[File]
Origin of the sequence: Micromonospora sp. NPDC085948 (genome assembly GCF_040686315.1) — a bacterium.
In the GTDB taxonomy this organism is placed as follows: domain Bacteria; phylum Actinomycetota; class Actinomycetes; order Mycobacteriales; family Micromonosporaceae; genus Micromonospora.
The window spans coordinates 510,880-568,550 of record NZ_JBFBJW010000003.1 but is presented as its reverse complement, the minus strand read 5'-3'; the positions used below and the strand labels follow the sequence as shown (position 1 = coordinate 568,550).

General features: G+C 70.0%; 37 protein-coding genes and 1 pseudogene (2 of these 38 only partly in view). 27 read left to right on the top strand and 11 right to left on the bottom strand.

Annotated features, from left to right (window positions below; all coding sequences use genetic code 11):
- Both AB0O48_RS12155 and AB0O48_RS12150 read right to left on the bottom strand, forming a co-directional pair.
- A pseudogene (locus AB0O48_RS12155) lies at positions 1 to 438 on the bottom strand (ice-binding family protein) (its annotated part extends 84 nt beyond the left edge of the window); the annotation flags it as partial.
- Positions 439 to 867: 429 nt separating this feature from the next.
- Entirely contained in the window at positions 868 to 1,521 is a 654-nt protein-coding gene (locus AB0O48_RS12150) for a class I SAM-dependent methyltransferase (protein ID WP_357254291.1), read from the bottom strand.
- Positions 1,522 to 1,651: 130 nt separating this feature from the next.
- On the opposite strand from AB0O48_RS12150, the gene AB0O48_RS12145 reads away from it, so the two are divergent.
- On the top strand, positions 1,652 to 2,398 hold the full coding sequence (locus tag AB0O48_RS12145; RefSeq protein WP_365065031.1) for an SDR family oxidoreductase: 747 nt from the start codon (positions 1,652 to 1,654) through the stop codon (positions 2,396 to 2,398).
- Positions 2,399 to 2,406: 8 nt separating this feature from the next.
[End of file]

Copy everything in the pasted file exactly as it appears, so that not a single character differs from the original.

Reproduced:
Origin of the sequence: Micromonospora sp. NPDC085948 (genome assembly GCF_040686315.1) — a bacterium.
In the GTDB taxonomy this organism is placed as follows: domain Bacteria; phylum Actinomycetota; class Actinomycetes; order Mycobacteriales; family Micromonosporaceae; genus Micromonospora.
The window spans coordinates 510,880-568,550 of record NZ_JBFBJW010000003.1 but is presented as its reverse complement, the minus strand read 5'-3'; the positions used below and the strand labels follow the sequence as shown (position 1 = coordinate 568,550).

General features: G+C 70.0%; 37 protein-coding genes and 1 pseudogene (2 of these 38 only partly in view). 27 read left to right on the top strand and 11 right to left on the bottom strand.

Annotated features, from left to right (window positions below; all coding sequences use genetic code 11):
- Both AB0O48_RS12155 and AB0O48_RS12150 read right to left on the bottom strand, forming a co-directional pair.
- A pseudogene (locus AB0O48_RS12155) lies at positions 1 to 438 on the bottom strand (ice-binding family protein) (its annotated part extends 84 nt beyond the left edge of the window); the annotation flags it as partial.
- Positions 439 to 867: 429 nt separating this feature from the next.
- Entirely contained in the window at positions 868 to 1,521 is a 654-nt protein-coding gene (locus AB0O48_RS12150) for a class I SAM-dependent methyltransferase (protein ID WP_357254291.1), read from the bottom strand.
- Positions 1,522 to 1,651: 130 nt separating this feature from the next.
- On the opposite strand from AB0O48_RS12150, the gene AB0O48_RS12145 reads away from it, so the two are divergent.
- On the top strand, positions 1,652 to 2,398 hold the full coding sequence (locus tag AB0O48_RS12145; RefSeq protein WP_365065031.1) for an SDR family oxidoreductase: 747 nt from the start codon (positions 1,652 to 1,654) through the stop codon (positions 2,396 to 2,398).
- Positions 2,399 to 2,406: 8 nt separating this feature from the next.